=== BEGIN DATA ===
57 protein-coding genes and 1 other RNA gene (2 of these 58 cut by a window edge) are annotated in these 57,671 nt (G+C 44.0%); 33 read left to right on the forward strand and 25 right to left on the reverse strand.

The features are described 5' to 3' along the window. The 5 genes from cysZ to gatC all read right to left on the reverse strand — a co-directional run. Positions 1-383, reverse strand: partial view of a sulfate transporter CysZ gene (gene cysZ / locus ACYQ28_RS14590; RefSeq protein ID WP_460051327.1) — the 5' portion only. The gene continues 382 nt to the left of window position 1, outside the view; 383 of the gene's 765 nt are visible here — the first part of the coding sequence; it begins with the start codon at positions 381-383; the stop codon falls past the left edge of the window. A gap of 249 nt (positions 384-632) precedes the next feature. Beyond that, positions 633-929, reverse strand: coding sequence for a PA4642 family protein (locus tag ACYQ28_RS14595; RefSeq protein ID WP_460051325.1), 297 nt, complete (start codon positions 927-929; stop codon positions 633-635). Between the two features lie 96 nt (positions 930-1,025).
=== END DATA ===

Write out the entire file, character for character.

57 protein-coding genes and 1 other RNA gene (2 of these 58 cut by a window edge) are annotated in these 57,671 nt (G+C 44.0%); 33 read left to right on the forward strand and 25 right to left on the reverse strand.

The features are described 5' to 3' along the window. The 5 genes from cysZ to gatC all read right to left on the reverse strand — a co-directional run. Positions 1-383, reverse strand: partial view of a sulfate transporter CysZ gene (gene cysZ / locus ACYQ28_RS14590; RefSeq protein ID WP_460051327.1) — the 5' portion only. The gene continues 382 nt to the left of window position 1, outside the view; 383 of the gene's 765 nt are visible here — the first part of the coding sequence; it begins with the start codon at positions 381-383; the stop codon falls past the left edge of the window. A gap of 249 nt (positions 384-632) precedes the next feature. Beyond that, positions 633-929, reverse strand: coding sequence for a PA4642 family protein (locus tag ACYQ28_RS14595; RefSeq protein ID WP_460051325.1), 297 nt, complete (start codon positions 927-929; stop codon positions 633-635). Between the two features lie 96 nt (positions 930-1,025).